• hnarfr #

      (I seem to have problem posting again, so I’m reposting this. As usual, if this is a double post, please delete it)

      Although there seems to be one important difference between The Last Ringbearer and the Elder Scrolls series (or what I can gather from this article, not having played any of the games) that I suppose I ought to emphasise.
      While The Last Ringbearer appears to be modern and epistemically unproblematic, merely replacing one True Account of life in Middle Earth with another (significantly, Tolkien’s nostalgic, negative account of modernity and modern technology with one more positive), the Elder Scrolls series seems more postmodern and epistemically problematic in how it merely offers different, irreconcilable accounts of historical events, without providing any authoritative answer as to which is the correct one.

       
    • hnarfr #

      (apparently I have problems posting again, as usual, if this is a double post, please delete it)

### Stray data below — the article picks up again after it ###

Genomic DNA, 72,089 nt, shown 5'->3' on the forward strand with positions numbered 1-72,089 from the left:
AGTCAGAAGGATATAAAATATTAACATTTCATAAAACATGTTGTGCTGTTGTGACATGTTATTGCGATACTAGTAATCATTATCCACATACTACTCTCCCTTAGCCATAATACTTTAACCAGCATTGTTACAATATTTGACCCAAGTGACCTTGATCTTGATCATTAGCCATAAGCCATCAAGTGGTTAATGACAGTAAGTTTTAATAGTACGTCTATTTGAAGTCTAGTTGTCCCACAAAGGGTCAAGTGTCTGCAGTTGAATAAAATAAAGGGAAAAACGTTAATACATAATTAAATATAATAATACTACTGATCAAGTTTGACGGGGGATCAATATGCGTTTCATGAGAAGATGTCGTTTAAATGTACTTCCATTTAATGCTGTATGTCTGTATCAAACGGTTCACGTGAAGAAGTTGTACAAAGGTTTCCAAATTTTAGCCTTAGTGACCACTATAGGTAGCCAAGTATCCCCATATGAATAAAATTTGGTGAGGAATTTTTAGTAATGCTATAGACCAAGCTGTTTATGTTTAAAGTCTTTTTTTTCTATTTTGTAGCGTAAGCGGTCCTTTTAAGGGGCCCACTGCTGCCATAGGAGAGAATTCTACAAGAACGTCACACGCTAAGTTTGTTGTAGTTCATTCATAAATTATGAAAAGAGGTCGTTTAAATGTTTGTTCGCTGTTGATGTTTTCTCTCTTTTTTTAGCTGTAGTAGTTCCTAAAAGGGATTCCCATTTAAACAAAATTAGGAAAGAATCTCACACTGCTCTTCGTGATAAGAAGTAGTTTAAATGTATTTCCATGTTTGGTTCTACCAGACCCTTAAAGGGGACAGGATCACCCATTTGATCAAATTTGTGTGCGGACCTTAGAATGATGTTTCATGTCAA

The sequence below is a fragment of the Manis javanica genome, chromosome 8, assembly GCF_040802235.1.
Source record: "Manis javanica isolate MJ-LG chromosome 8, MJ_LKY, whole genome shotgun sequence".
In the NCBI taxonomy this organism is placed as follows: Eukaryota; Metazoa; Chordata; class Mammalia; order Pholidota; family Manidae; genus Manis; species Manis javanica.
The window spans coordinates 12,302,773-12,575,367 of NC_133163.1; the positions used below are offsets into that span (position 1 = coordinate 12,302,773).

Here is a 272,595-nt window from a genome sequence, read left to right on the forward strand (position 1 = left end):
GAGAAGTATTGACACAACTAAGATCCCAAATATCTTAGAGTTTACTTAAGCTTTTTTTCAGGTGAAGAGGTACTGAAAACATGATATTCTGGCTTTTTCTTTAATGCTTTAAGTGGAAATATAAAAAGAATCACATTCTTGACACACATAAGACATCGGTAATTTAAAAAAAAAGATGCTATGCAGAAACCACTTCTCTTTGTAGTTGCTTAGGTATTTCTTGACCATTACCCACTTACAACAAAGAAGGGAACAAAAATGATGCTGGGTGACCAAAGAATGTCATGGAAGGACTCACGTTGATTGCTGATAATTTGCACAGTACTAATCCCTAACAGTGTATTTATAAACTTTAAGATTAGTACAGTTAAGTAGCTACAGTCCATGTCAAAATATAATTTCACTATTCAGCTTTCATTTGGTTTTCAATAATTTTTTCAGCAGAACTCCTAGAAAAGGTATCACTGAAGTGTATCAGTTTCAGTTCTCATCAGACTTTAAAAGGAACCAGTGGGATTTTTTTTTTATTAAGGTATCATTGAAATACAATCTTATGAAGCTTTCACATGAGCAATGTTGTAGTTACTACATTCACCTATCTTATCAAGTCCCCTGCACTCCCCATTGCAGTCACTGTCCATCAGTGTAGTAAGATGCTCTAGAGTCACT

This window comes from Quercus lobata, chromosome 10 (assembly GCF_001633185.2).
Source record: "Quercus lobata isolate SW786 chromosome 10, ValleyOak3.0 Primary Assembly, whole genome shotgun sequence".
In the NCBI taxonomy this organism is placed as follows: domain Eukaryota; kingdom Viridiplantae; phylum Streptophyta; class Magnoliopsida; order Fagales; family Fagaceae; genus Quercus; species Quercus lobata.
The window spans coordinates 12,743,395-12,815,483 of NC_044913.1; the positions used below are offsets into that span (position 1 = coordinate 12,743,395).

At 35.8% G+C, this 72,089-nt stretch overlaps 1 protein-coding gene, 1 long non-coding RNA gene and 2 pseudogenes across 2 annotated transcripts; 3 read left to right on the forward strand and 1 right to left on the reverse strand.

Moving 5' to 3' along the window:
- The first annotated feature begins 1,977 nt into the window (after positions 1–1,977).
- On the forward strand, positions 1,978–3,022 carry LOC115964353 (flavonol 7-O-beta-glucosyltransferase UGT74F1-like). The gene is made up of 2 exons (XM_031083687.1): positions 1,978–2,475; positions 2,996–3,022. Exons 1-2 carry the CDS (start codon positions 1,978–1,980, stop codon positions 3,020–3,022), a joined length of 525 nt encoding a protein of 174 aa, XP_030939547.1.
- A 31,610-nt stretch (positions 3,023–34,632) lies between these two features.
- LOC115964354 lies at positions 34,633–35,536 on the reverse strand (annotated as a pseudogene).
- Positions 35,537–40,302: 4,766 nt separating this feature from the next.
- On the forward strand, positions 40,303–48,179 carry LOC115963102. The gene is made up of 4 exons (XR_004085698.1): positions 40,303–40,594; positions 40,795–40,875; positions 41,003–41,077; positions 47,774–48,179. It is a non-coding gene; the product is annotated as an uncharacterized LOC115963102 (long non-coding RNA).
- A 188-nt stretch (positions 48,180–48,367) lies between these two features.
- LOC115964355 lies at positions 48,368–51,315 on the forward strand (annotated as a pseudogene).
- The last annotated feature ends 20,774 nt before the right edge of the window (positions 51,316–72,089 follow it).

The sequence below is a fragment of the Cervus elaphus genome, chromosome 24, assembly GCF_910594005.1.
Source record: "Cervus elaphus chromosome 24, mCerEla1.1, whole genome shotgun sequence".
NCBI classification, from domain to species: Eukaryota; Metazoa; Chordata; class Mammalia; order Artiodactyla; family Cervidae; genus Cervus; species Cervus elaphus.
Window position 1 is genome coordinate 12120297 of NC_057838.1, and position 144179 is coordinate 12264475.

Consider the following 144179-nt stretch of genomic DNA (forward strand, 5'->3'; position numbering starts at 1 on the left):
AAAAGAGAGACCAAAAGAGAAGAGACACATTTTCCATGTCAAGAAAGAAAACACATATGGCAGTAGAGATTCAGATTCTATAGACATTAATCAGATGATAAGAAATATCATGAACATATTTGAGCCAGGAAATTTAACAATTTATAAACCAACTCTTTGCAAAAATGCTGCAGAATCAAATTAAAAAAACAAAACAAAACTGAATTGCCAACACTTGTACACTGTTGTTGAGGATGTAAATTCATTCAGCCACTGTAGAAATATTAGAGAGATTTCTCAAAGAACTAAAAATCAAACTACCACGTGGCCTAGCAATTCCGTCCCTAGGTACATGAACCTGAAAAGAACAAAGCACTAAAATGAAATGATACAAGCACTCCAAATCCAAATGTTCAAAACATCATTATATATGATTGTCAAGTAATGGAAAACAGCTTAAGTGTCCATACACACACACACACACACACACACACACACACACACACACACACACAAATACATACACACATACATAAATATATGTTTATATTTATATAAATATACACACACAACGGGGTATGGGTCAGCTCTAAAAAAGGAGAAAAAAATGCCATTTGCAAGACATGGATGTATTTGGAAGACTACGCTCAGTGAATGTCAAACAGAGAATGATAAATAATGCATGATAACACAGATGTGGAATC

Although there seems to be one important difference between The Last Ringbearer and the Elder Scrolls series (or what I can gather from this article, not having played any of the games) that I suppose I ought to emphasise.
      While The Last Ringbearer appears to be modern and epistemically unproblematic, merely replacing one True Account of life in Middle Earth with another (significantly, Tolkien’s nostalgic, negative account of modernity and modern technology with one more positive), the Elder Scrolls series seems more postmodern and epistemically problematic in how it merely offers different, irreconcilable accounts of historical events, without providing any authoritative answer as to which is the correct one.

       
      • hnarfr #

        Damn, I triple posted. Now this is downright silly!

         
    • Mark #

      I’ll add my endorsement to The Last Ringbearer. It’s a very fun read, and some of the tangents he explores are incredible (the Empire of Harad, the espionage in Umbar, etc.).

      I’ll only do it once, though, not twice or three times [a lady...]